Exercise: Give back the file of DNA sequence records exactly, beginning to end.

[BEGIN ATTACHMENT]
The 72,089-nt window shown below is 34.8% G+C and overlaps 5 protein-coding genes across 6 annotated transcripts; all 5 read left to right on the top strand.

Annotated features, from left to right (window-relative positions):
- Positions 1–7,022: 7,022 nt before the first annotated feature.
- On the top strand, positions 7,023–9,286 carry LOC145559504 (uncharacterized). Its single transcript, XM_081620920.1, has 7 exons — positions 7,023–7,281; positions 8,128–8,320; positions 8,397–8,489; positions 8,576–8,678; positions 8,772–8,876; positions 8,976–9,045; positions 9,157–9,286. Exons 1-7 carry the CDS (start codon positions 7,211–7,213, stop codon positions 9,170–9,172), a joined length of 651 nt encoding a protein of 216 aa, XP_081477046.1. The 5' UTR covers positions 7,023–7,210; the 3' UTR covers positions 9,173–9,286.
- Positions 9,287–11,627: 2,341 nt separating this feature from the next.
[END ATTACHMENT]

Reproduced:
The 72,089-nt window shown below is 34.8% G+C and overlaps 5 protein-coding genes across 6 annotated transcripts; all 5 read left to right on the top strand.

Annotated features, from left to right (window-relative positions):
- Positions 1–7,022: 7,022 nt before the first annotated feature.
- On the top strand, positions 7,023–9,286 carry LOC145559504 (uncharacterized). Its single transcript, XM_081620920.1, has 7 exons — positions 7,023–7,281; positions 8,128–8,320; positions 8,397–8,489; positions 8,576–8,678; positions 8,772–8,876; positions 8,976–9,045; positions 9,157–9,286. Exons 1-7 carry the CDS (start codon positions 7,211–7,213, stop codon positions 9,170–9,172), a joined length of 651 nt encoding a protein of 216 aa, XP_081477046.1. The 5' UTR covers positions 7,023–7,210; the 3' UTR covers positions 9,173–9,286.
- Positions 9,287–11,627: 2,341 nt separating this feature from the next.